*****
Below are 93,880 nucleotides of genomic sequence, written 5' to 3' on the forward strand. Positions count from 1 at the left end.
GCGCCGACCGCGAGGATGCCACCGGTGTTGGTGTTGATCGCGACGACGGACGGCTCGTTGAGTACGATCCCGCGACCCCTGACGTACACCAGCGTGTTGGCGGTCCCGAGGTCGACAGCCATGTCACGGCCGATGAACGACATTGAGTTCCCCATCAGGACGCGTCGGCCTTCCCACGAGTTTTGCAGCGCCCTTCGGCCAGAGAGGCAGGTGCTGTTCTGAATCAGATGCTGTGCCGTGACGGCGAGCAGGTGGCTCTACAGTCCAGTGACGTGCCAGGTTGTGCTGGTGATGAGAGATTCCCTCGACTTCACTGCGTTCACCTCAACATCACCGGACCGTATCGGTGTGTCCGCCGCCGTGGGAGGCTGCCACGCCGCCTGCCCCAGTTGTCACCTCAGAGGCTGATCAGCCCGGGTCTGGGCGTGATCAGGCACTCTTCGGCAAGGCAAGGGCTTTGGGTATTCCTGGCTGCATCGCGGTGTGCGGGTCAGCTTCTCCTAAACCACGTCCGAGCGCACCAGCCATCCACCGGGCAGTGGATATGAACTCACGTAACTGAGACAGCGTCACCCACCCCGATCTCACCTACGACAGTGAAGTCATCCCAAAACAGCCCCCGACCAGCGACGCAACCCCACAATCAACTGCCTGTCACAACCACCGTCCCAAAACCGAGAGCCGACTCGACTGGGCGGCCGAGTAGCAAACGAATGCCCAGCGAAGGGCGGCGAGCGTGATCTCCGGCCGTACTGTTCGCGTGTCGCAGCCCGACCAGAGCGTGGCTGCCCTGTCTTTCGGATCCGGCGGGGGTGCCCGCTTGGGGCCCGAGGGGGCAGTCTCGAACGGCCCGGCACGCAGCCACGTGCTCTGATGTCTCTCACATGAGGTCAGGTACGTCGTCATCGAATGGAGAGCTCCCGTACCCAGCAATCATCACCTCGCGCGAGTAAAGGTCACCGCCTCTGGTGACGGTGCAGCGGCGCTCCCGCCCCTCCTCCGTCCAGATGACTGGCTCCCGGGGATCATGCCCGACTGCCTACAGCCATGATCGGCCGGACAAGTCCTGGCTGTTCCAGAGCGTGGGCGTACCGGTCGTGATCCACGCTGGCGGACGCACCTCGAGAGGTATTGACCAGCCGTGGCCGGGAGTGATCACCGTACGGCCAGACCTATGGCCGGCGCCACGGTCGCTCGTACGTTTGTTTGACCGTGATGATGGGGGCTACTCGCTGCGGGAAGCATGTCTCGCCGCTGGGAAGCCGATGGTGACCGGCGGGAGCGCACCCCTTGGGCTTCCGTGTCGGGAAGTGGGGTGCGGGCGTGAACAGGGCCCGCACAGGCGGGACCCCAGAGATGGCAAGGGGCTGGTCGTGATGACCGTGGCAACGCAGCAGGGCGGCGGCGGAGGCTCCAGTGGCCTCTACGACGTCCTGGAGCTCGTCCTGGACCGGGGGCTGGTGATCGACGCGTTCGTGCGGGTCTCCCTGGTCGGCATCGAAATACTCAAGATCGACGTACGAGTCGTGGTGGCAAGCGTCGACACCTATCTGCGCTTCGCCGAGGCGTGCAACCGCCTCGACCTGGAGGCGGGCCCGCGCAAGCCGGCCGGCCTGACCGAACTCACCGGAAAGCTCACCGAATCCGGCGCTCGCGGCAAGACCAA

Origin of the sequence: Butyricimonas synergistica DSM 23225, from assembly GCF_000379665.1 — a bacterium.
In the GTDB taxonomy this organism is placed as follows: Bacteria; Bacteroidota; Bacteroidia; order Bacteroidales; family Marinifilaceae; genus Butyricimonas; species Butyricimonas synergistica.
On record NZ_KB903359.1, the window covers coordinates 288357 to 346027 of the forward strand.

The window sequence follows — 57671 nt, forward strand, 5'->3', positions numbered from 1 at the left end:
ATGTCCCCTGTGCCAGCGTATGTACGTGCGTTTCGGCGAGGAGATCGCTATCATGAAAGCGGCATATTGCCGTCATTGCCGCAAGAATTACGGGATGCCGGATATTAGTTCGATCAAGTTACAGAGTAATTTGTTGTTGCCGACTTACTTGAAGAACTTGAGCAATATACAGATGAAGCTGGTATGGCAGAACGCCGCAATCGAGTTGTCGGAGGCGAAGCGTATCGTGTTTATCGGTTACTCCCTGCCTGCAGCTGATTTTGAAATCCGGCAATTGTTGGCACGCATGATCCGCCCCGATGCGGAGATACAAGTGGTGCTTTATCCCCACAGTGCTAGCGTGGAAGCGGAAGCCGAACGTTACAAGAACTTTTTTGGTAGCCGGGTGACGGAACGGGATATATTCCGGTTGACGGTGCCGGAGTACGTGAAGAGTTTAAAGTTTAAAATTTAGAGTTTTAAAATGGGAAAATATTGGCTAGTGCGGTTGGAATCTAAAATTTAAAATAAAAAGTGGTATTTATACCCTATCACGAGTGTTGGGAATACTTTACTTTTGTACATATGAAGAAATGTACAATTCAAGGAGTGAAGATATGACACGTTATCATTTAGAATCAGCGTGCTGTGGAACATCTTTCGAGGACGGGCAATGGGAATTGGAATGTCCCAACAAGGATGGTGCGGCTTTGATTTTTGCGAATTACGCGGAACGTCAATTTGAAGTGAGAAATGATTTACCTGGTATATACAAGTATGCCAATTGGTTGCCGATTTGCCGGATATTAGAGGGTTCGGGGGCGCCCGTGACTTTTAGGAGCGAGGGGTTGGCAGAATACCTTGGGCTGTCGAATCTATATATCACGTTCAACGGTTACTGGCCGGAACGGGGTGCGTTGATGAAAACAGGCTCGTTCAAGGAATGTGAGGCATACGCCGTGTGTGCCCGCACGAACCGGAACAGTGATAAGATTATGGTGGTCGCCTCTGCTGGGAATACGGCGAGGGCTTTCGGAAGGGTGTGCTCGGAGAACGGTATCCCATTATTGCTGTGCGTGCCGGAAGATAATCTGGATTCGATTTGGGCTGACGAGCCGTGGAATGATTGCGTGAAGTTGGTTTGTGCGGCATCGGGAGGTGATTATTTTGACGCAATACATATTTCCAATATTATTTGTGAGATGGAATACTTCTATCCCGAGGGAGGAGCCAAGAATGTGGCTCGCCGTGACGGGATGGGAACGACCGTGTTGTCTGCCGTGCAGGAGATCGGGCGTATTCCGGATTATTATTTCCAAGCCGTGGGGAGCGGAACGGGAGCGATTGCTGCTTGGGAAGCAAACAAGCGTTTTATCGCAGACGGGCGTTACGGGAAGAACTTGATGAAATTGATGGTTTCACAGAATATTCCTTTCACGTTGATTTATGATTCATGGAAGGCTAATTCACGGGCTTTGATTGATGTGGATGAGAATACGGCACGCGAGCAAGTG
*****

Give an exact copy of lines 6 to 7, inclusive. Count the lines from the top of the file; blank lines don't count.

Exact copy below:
The window sequence follows — 57671 nt, forward strand, 5'->3', positions numbered from 1 at the left end:
ATGTCCCCTGTGCCAGCGTATGTACGTGCGTTTCGGCGAGGAGATCGCTATCATGAAAGCGGCATATTGCCGTCATTGCCGCAAGAATTACGGGATGCCGGATATTAGTTCGATCAAGTTACAGAGTAATTTGTTGTTGCCGACTTACTTGAAGAACTTGAGCAATATACAGATGAAGCTGGTATGGCAGAACGCCGCAATCGAGTTGTCGGAGGCGAAGCGTATCGTGTTTATCGGTTACTCCCTGCCTGCAGCTGATTTTGAAATCCGGCAATTGTTGGCACGCATGATCCGCCCCGATGCGGAGATACAAGTGGTGCTTTATCCCCACAGTGCTAGCGTGGAAGCGGAAGCCGAACGTTACAAGAACTTTTTTGGTAGCCGGGTGACGGAACGGGATATATTCCGGTTGACGGTGCCGGAGTACGTGAAGAGTTTAAAGTTTAAAATTTAGAGTTTTAAAATGGGAAAATATTGGCTAGTGCGGTTGGAATCTAAAATTTAAAATAAAAAGTGGTATTTATACCCTATCACGAGTGTTGGGAATACTTTACTTTTGTACATATGAAGAAATGTACAATTCAAGGAGTGAAGATATGACACGTTATCATTTAGAATCAGCGTGCTGTGGAACATCTTTCGAGGACGGGCAATGGGAATTGGAATGTCCCAACAAGGATGGTGCGGCTTTGATTTTTGCGAATTACGCGGAACGTCAATTTGAAGTGAGAAATGATTTACCTGGTATATACAAGTATGCCAATTGGTTGCCGATTTGCCGGATATTAGAGGGTTCGGGGGCGCCCGTGACTTTTAGGAGCGAGGGGTTGGCAGAATACCTTGGGCTGTCGAATCTATATATCACGTTCAACGGTTACTGGCCGGAACGGGGTGCGTTGATGAAAACAGGCTCGTTCAAGGAATGTGAGGCATACGCCGTGTGTGCCCGCACGAACCGGAACAGTGATAAGATTATGGTGGTCGCCTCTGCTGGGAATACGGCGAGGGCTTTCGGAAGGGTGTGCTCGGAGAACGGTATCCCATTATTGCTGTGCGTGCCGGAAGATAATCTGGATTCGATTTGGGCTGACGAGCCGTGGAATGATTGCGTGAAGTTGGTTTGTGCGGCATCGGGAGGTGATTATTTTGACGCAATACATATTTCCAATATTATTTGTGAGATGGAATACTTCTATCCCGAGGGAGGAGCCAAGAATGTGGCTCGCCGTGACGGGATGGGAACGACCGTGTTGTCTGCCGTGCAGGAGATCGGGCGTATTCCGGATTATTATTTCCAAGCCGTGGGGAGCGGAACGGGAGCGATTGCTGCTTGGGAAGCAAACAAGCGTTTTATCGCAGACGGGCGTTACGGGAAGAACTTGATGAAATTGATGGTTTCACAGAATATTCCTTTCACGTTGATTTATGATTCATGGAAGGCTAATTCACGGGCTTTGATTGATGTGGATGAGAATACGGCACGCGAGCAAGTG